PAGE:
The primary provision in this Act is that it requires
`(i) a government-issued, current, and valid photo identification; or
`(ii) in the case of the regularly scheduled general election for Federal office held in November 2010 and each subsequent election for Federal office, a government-issued, current, and valid photo identification for which the individual was required to provide proof of United States citizenship as a condition for the issuance of the identification.
Kirk Ross today jumps on a story that will have legs for decades: the all out push by Big Power to irradiate the Southeast in the glow of nukular energy. The angle of his story is the always-dependable follow the money approach, which in this case is creepy as hell.
Without heavy rate increases, taxpayer incentives and the feds ignoring the standoff over the unsolved waste issue, those nukes just wouldn’t be possible. Dig deep folks and, uh, pay no attention to the man behind the curtain.
Submitted by Robert P. on Thu, 09/21/2006 - 9:12am
I recently made a comment on this, but thought I would put it out there for others to discuss. There is, now, an underlying feeling that taxes are a negative. This is perhaps the greatest threat to American society today, not al Qaeda, not Osama bin Laden, but the right-wing philosophy that taxes are a burden on the American people.
UNC School of Journalism professor Phil Meyer wrote a book years ago called Precision Journalism. Among other things, it examined how news organizations should and shouldn't use polling data to supplement their stories. Apparently, the cracker-jack political reporting staff at the News and Observer missed a few classes.
It's bad enough that the N&O's Rob Christensen consistently relies on Art Pope's Puppets as sources to bolster his stories. But today, Pope's "multi-million-dollar opinion-manufacturing machine" grabs the golden ring in a trashy little piece of reporting that should be embarrassing. If he were in class with Professor Meyer today, Christensen's lame excuse for news would have received an automatic F.
It seems like every time I turn around I'm adding new tags to keep track of the lunatic fringes of Puppetshow. Today I had to add Americans for Prosperity to the list, one more ugly face of the hydra that is the multi-million-dollar opinion-manufacturing machine funded by Art Pope.
Why today? Because today, Americans for Prosperity has decided to weigh in against the sane Wake County policy makers who voted to withhold judgment about raising the cap on charter schools.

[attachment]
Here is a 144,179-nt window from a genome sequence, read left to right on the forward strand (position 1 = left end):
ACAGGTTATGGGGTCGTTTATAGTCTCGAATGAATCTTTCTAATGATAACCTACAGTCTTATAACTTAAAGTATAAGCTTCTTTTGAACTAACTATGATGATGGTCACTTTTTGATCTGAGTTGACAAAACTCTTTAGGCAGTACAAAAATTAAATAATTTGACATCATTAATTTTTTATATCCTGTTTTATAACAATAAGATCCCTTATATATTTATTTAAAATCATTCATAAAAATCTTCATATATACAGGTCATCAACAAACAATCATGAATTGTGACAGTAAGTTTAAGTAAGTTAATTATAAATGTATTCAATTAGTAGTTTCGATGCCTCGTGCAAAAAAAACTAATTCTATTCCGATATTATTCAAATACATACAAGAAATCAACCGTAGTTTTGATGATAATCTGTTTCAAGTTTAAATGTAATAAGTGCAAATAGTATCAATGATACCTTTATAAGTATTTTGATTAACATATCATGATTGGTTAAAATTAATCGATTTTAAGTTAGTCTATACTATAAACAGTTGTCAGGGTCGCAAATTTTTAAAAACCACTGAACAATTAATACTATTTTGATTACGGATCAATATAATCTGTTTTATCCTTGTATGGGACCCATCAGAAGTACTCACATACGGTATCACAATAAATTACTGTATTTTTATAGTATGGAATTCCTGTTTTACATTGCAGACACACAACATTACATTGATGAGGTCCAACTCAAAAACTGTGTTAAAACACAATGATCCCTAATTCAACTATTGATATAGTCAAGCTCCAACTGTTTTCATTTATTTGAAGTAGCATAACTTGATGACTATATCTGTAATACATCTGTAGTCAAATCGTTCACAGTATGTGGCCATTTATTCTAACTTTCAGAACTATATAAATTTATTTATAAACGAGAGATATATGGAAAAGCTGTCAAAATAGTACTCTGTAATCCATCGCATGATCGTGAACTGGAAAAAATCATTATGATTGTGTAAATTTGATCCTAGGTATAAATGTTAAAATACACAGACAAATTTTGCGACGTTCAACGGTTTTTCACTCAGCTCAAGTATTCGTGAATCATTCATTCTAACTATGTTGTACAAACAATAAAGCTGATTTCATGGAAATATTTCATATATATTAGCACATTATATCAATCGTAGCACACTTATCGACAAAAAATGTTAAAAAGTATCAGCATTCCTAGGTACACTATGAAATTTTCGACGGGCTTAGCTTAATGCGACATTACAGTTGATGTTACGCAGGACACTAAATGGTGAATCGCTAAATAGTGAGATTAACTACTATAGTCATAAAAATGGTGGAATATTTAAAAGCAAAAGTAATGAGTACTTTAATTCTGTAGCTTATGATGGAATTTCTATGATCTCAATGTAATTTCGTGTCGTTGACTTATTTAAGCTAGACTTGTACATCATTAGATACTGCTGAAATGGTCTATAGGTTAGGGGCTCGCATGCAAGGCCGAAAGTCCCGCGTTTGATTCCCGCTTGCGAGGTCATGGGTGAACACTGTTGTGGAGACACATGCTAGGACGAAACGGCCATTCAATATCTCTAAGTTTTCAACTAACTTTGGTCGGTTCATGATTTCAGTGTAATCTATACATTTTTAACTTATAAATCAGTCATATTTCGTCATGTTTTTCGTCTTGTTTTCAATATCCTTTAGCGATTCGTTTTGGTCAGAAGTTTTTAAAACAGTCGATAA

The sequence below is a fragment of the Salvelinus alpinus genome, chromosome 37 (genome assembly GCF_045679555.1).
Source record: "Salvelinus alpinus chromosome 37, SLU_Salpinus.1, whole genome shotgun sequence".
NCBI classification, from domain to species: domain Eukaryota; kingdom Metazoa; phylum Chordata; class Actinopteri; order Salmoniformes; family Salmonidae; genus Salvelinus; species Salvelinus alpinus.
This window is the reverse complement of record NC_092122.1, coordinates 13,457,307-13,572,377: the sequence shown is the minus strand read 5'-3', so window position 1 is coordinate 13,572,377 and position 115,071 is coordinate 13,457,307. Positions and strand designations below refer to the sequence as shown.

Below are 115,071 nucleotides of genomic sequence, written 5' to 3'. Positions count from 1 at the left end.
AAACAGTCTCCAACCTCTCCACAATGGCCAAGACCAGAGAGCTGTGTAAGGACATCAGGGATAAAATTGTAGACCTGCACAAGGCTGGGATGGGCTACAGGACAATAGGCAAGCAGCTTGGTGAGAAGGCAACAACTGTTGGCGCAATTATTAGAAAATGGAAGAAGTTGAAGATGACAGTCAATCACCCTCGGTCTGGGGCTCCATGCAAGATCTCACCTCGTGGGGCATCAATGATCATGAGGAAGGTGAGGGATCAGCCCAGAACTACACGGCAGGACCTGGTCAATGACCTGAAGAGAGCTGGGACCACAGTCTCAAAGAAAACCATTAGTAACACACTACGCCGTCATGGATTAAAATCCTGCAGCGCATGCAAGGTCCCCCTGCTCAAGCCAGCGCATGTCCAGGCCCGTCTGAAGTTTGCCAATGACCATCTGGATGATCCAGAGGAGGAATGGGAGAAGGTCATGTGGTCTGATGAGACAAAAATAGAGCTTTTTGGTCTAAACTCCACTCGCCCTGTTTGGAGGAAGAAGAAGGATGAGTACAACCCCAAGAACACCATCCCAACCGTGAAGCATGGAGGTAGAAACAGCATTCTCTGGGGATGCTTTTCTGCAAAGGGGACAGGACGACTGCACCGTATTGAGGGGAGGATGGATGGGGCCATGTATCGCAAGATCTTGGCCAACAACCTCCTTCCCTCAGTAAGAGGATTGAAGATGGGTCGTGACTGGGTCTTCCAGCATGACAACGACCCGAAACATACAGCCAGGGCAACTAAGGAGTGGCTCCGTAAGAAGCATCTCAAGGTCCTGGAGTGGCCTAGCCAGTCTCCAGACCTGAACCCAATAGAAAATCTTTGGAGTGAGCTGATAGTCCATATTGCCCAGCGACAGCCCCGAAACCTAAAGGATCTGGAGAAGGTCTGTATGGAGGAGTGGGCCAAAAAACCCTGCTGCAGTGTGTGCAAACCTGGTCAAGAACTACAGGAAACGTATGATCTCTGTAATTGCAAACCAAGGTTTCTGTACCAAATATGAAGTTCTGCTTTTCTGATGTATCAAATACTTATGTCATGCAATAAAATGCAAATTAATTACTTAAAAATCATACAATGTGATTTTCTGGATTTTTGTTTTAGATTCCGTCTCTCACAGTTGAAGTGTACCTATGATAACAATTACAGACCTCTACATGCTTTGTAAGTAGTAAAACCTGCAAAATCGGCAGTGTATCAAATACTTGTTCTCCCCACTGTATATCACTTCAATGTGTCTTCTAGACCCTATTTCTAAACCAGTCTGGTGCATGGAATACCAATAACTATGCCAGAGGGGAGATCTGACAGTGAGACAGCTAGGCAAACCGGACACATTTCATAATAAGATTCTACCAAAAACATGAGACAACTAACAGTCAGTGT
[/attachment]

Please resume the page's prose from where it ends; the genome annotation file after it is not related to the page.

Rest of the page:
The issue is a simple one: Government haters want to crush public schools out of existence over the long haul, so that eventually only rich white people will be able to afford an education. In the short term, they want to choke off school funding, thereby reducing traditional public schools to dysfunctional shells. Their plans call for siphoning off money into charter schools.
I personally have a great deal of hope for charter schools, but that hope has not yet been anywhere near fulfilled. I'm aware of NO evidence that charter schools perform any better than public schools ... nor does there appear to be a workable model in place for managing a significant increase in their number.
Every month I receive a copy of Brain News from the non-profit Dana Foundation in New York. Lately, I've read the publication with increasing interest because it reports on wide-ranging research about how brains work or don't work - and what that means for our world's population.
Jack Diamond, scientific director of the Alzheimer Society of Canada, said there are whisperings in the scientific community that Alzheimer's disease may actually be "Type 3 diabetes," where a resistance to insulin causes inflammation only in the brain, just like it does in the pancreases of those with Type 2 diabetes.
At the risk of showing my age, one my earliest memories involves my dad showing me how to use the family record player. I didn't have any music of my own, so I would listen to a lot of what was in the record cabinet, which was primarily what my dad was into in the 60s. He listened to a lot of folk music - he was particularly a fan of Bob Dylan's pre-electric period - and it was through my dad's record collection that I discovered the time-honored tradition of the protest song.
I have plenty of friends who live down east and they all just loooove to make fun of Chapel Hill. They fondly remember ol' Jesse Helms, who once said the state should put a fence around the town instead of building a new zoo in Asheboro. As I long-time resident of Blue Heaven, I sometimes share Jesse's sentiments, especially when it comes to local politics.
But I've never seen anything in Chapel Hill to compare with the political shenanigans brewing in Kinston these days. It's a soap opera comparable to Daze of our Lives, with enough high drama to take your breath away.
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